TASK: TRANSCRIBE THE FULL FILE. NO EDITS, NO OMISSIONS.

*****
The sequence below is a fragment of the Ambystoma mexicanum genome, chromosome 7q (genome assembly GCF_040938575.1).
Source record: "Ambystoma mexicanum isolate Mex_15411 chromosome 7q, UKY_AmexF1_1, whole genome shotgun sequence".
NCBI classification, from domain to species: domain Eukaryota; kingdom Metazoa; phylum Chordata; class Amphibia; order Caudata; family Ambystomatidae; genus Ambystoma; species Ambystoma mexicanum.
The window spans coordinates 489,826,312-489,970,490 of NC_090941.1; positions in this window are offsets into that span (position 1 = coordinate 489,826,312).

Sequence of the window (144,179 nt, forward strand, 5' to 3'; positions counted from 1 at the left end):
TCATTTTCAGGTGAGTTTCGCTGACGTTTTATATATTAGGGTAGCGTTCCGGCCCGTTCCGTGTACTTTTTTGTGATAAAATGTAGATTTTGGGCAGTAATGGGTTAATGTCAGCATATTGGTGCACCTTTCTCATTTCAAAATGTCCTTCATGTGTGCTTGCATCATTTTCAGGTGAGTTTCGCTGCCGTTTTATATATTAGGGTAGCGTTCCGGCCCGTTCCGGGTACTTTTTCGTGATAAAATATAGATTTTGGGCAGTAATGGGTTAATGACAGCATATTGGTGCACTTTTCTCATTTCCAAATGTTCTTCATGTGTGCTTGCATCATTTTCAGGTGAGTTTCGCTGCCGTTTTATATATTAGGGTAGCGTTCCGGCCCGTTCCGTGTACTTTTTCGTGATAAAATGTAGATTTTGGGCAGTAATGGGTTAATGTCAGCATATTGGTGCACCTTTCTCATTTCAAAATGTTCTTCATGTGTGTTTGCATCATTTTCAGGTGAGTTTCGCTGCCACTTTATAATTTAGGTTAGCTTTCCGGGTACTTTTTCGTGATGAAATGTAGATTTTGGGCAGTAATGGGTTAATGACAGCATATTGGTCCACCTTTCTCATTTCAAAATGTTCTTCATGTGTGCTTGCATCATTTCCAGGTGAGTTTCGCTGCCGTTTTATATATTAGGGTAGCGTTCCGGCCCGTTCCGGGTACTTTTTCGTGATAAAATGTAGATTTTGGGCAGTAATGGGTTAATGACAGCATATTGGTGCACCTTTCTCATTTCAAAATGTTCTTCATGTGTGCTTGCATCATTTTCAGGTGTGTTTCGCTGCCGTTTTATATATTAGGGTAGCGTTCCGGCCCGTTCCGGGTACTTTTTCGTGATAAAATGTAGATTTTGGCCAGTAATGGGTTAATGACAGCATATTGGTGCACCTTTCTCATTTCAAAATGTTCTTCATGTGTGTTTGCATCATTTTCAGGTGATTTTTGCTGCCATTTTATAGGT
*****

The sequence below is a fragment of the Ambystoma mexicanum genome, chromosome 7q (genome assembly GCF_040938575.1).
Source record: "Ambystoma mexicanum isolate Mex_15411 chromosome 7q, UKY_AmexF1_1, whole genome shotgun sequence".
NCBI classification, from domain to species: domain Eukaryota; kingdom Metazoa; phylum Chordata; class Amphibia; order Caudata; family Ambystomatidae; genus Ambystoma; species Ambystoma mexicanum.
The window spans coordinates 489,826,312-489,970,490 of NC_090941.1; positions in this window are offsets into that span (position 1 = coordinate 489,826,312).

Sequence of the window (144,179 nt, forward strand, 5' to 3'; positions counted from 1 at the left end):
TCATTTTCAGGTGAGTTTCGCTGACGTTTTATATATTAGGGTAGCGTTCCGGCCCGTTCCGTGTACTTTTTTGTGATAAAATGTAGATTTTGGGCAGTAATGGGTTAATGTCAGCATATTGGTGCACCTTTCTCATTTCAAAATGTCCTTCATGTGTGCTTGCATCATTTTCAGGTGAGTTTCGCTGCCGTTTTATATATTAGGGTAGCGTTCCGGCCCGTTCCGGGTACTTTTTCGTGATAAAATATAGATTTTGGGCAGTAATGGGTTAATGACAGCATATTGGTGCACTTTTCTCATTTCCAAATGTTCTTCATGTGTGCTTGCATCATTTTCAGGTGAGTTTCGCTGCCGTTTTATATATTAGGGTAGCGTTCCGGCCCGTTCCGTGTACTTTTTCGTGATAAAATGTAGATTTTGGGCAGTAATGGGTTAATGTCAGCATATTGGTGCACCTTTCTCATTTCAAAATGTTCTTCATGTGTGTTTGCATCATTTTCAGGTGAGTTTCGCTGCCACTTTATAATTTAGGTTAGCTTTCCGGGTACTTTTTCGTGATGAAATGTAGATTTTGGGCAGTAATGGGTTAATGACAGCATATTGGTCCACCTTTCTCATTTCAAAATGTTCTTCATGTGTGCTTGCATCATTTCCAGGTGAGTTTCGCTGCCGTTTTATATATTAGGGTAGCGTTCCGGCCCGTTCCGGGTACTTTTTCGTGATAAAATGTAGATTTTGGGCAGTAATGGGTTAATGACAGCATATTGGTGCACCTTTCTCATTTCAAAATGTTCTTCATGTGTGCTTGCATCATTTTCAGGTGTGTTTCGCTGCCGTTTTATATATTAGGGTAGCGTTCCGGCCCGTTCCGGGTACTTTTTCGTGATAAAATGTAGATTTTGGCCAGTAATGGGTTAATGACAGCATATTGGTGCACCTTTCTCATTTCAAAATGTTCTTCATGTGTGTTTGCATCATTTTCAGGTGATTTTTGCTGCCATTTTATAGGT